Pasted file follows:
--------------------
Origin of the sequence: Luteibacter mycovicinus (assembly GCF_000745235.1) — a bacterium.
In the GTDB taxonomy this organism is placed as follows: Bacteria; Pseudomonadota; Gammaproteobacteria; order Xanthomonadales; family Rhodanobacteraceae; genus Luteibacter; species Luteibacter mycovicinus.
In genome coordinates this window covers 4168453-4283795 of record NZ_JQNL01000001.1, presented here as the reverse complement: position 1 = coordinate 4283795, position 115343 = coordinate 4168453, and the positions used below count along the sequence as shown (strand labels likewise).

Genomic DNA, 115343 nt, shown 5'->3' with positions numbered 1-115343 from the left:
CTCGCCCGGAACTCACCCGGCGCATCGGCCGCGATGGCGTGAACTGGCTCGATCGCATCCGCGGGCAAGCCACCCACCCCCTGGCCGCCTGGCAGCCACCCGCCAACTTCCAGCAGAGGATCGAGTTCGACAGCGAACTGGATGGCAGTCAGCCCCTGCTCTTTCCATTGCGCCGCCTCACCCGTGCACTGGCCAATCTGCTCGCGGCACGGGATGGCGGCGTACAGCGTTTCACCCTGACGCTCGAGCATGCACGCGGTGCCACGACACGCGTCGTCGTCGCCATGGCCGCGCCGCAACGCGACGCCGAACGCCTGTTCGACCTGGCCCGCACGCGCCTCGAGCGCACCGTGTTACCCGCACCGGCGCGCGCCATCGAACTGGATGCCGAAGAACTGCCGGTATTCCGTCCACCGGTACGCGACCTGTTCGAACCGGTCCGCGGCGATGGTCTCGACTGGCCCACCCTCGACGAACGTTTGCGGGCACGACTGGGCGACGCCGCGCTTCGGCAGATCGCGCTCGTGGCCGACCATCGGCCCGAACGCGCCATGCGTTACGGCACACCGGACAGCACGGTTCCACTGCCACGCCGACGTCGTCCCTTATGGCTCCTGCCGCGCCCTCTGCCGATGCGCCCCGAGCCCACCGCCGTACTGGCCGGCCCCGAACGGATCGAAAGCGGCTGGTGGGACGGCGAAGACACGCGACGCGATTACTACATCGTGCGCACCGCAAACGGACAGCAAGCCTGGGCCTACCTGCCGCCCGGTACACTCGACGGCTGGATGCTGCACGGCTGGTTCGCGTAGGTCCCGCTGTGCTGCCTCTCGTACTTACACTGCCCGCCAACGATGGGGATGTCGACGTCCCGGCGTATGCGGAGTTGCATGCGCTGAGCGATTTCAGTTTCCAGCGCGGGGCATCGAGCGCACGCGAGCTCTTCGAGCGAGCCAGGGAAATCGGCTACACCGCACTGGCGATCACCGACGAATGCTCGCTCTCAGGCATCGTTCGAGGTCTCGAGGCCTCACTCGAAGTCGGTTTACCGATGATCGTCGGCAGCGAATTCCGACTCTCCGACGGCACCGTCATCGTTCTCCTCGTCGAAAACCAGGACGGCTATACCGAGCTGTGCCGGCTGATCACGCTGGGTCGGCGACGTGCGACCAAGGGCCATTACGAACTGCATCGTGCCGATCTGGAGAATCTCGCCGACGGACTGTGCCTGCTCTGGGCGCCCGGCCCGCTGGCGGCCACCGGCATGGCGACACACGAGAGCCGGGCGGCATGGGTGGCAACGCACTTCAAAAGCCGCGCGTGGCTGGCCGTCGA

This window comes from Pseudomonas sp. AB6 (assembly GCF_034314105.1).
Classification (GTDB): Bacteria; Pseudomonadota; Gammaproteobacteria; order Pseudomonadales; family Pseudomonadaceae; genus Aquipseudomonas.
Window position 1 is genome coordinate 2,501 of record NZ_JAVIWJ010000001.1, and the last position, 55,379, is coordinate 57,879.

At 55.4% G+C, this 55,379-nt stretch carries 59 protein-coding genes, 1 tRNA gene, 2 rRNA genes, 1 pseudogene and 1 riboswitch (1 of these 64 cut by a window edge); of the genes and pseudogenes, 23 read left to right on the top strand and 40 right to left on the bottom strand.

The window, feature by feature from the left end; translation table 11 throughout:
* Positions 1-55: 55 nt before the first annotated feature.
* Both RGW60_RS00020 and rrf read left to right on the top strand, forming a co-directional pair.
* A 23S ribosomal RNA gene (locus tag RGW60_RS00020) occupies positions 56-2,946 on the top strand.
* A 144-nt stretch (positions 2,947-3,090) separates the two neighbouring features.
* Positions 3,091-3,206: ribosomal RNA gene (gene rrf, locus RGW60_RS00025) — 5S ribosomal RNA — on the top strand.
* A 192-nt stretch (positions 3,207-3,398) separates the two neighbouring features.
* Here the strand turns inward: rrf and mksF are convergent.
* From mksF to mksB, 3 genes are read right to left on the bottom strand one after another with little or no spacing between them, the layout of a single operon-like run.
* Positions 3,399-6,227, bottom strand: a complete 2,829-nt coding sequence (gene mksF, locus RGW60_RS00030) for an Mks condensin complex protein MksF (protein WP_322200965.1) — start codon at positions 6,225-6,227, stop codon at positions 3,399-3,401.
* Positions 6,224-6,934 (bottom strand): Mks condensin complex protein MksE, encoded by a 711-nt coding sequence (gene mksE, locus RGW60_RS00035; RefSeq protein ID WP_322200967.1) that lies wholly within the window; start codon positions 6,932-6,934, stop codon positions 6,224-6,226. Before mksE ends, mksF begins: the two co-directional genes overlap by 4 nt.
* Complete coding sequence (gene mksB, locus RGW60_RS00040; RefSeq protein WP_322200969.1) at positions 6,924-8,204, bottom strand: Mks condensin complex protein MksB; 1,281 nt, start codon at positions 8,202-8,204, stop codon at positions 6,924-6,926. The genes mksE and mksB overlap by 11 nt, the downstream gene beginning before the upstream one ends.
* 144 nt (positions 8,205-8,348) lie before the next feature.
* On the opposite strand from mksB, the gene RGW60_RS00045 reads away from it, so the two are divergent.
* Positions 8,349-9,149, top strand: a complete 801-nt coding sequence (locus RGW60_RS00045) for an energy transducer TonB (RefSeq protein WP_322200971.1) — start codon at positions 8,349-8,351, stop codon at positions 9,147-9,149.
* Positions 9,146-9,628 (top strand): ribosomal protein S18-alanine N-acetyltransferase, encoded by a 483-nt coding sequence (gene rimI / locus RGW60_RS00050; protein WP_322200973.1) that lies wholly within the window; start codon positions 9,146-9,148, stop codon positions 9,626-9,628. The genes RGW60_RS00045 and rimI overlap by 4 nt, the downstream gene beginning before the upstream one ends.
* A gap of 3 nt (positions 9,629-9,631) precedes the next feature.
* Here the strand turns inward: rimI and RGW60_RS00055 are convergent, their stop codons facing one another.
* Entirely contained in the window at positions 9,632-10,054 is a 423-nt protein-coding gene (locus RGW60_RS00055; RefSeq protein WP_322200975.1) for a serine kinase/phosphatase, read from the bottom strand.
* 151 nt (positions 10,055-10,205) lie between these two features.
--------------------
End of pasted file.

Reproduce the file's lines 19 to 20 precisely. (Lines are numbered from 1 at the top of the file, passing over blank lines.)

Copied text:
* Positions 3,399-6,227, bottom strand: a complete 2,829-nt coding sequence (gene mksF, locus RGW60_RS00030) for an Mks condensin complex protein MksF (protein WP_322200965.1) — start codon at positions 6,225-6,227, stop codon at positions 3,399-3,401.
* Positions 6,224-6,934 (bottom strand): Mks condensin complex protein MksE, encoded by a 711-nt coding sequence (gene mksE, locus RGW60_RS00035; RefSeq protein ID WP_322200967.1) that lies wholly within the window; start codon positions 6,932-6,934, stop codon positions 6,224-6,226. Before mksE ends, mksF begins: the two co-directional genes overlap by 4 nt.